There seems to be an electric version of everything these days. E-cigarettes and vape are the latest trends. Friends take him wherever he goes. He is always surrounded by hints of vanilla, peach or chocolate. These consumers are more stylish than traditional smokers, but they are creating a whole new stream of waste. Recyclers have yet to find the answer.
Although a relatively new market, the global e-cigarette and e-cigarette sector is already worth US$18.1bn (€18.6bn) in 2021 and is projected to reach US$22.4bn this year. The United States leads the market with sales of approximately US$7.5 billion. The global market he is estimated to grow by 30% by 2030.
On International E-waste Day, let’s take a moment to understand these statistics. Remember, we’re talking about a mostly disposable waste stream, including aroma and nicotine cartridges, metal mouthpieces, heating elements, and of course (lithium-ion) batteries. But sorry, one cartridge lasts about 200-400 puffs.
A friend of mine told me that his stock usually lasts a week or two. Then throw away the empty cartridge and buy a new one. In some cases, the entire coil also needs to be replaced.
In some EU member states you can buy liter bottles to refill empty containers. However, the Dutch government has banned those hoping to curb their nicotine addiction. can be argued to be ineffective while producing
Generally speaking, some people opt for reusable arcs, but single-use types are becoming more popular among younger and occasional users (festivals and parties).
Recent end-of-life figures show that nearly half of young users simply throw their e-cigarettes, especially the cheap ones, in the trash when they run out of steam. They cited the lack of clear recycling procedures and drop-off points as the main reasons.
Indeed, e-scrap and battery recyclers I know told me that e-cigarettes and e-cigarettes rarely show up on conveyor belts, despite the increasing volume. So many times I saw waste lining busy city streets and beaches. Perhaps an extended producer responsibility scheme is the best solution?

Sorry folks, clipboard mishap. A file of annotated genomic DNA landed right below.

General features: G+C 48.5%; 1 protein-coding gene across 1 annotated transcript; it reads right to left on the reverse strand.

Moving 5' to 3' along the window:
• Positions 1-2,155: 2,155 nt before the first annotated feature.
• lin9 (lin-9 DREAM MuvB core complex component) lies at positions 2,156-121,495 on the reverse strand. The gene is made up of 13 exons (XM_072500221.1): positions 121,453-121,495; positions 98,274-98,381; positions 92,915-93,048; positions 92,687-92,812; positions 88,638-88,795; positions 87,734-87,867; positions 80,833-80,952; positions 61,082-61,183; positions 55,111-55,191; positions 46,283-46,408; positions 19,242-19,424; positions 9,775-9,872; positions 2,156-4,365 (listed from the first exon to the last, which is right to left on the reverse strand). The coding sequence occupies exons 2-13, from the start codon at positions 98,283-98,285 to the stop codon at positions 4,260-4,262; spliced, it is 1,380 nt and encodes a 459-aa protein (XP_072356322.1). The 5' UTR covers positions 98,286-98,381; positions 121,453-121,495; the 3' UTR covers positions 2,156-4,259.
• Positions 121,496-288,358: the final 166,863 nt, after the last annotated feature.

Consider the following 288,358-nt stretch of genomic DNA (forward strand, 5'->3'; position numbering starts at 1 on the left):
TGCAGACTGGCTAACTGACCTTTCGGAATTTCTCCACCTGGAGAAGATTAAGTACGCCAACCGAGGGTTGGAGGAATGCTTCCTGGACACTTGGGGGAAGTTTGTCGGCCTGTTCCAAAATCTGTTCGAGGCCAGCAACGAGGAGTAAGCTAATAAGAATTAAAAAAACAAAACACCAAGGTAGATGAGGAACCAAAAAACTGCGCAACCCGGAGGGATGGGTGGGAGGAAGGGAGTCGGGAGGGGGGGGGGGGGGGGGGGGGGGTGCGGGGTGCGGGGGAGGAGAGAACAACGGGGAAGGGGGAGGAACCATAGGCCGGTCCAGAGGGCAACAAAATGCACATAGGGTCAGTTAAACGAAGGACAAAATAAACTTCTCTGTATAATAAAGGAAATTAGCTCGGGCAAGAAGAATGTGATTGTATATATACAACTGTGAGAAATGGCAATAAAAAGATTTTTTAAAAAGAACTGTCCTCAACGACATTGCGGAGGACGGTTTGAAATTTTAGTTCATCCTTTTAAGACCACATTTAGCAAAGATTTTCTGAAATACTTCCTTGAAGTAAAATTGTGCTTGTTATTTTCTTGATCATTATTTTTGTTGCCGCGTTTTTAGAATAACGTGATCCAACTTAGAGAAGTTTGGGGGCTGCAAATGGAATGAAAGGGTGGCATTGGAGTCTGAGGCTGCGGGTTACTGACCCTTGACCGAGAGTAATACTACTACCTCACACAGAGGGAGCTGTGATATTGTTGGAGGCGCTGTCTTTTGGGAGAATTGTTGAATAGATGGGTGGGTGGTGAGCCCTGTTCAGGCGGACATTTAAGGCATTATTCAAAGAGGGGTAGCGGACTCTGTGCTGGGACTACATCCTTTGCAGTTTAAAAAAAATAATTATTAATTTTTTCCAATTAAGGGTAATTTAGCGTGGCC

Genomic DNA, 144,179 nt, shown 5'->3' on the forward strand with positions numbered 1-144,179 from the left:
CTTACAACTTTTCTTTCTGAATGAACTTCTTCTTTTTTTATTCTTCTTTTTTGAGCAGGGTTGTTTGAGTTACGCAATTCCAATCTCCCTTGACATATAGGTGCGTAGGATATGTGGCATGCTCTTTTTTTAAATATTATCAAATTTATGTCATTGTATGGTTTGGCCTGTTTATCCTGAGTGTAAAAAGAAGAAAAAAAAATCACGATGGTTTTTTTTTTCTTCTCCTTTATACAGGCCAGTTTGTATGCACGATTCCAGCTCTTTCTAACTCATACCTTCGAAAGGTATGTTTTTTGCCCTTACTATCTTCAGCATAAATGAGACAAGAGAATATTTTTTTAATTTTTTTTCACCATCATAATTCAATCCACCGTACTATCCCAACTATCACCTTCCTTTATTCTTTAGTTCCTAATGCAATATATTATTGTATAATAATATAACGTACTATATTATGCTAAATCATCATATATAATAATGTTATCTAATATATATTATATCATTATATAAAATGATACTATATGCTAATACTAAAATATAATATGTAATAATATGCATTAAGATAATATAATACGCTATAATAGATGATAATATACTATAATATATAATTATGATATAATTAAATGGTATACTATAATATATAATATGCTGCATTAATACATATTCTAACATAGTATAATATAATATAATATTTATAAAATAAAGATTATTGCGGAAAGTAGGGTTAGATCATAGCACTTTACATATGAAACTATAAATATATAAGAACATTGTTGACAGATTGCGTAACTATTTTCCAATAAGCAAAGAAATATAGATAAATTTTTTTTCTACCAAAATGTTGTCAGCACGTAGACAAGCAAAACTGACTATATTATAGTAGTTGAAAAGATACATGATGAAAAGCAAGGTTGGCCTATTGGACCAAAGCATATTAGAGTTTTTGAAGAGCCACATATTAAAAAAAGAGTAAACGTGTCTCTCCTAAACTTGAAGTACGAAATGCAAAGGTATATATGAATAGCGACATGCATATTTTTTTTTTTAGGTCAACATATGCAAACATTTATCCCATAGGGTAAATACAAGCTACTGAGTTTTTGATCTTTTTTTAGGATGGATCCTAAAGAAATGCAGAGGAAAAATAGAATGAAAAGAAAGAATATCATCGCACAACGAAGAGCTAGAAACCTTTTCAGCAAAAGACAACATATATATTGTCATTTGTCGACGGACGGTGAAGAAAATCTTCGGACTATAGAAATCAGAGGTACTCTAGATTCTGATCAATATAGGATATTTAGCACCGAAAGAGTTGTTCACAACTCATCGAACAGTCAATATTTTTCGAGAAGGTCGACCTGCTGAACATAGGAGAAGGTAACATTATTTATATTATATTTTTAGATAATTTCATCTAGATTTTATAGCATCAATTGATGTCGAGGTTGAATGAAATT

It is a well documented fact that traditional cigarette butts are the most commonly littered product in the world. An estimated 4.5 trillion are thrown away each year. Not only does it take 18 months to 10 years to decompose, it eventually decomposes into microplastics.
The modern version of this product is built to be unbreakable. This makes e-cigarette littering problematic in three ways. Plastic pollution, chemical pollution (nicotine and other chemicals), and discarded batteries. Above all, it’s a waste to let the metal inside dry out on the roadside.
Recyclers warn that it is important to separate at source for this particular e-scrap waste stream. It reduces the chances of “hidden” e-cigarettes cluttering landfills or, worse, causing recycling machinery to malfunction. There is also an explosion hazard. Producers claim the risk is low, but it’s best to be cautious about lithium-ion batteries.
This summer, an operator at a factory in Bedale, England, had his teeth shattered after an e-cigarette exploded in his mouth. Imagine if something like that happened. The results can be disastrous.
Stuart Hayward-Higham, director of technology development at SUEZ UK, said: “If a vape battery is damaged and punctured during shipping, it can spontaneously ignite like fireworks.
We can only hope that this recycling challenge will be taken into account when building the large-scale battery recycling facilities announced for 2023 and beyond.
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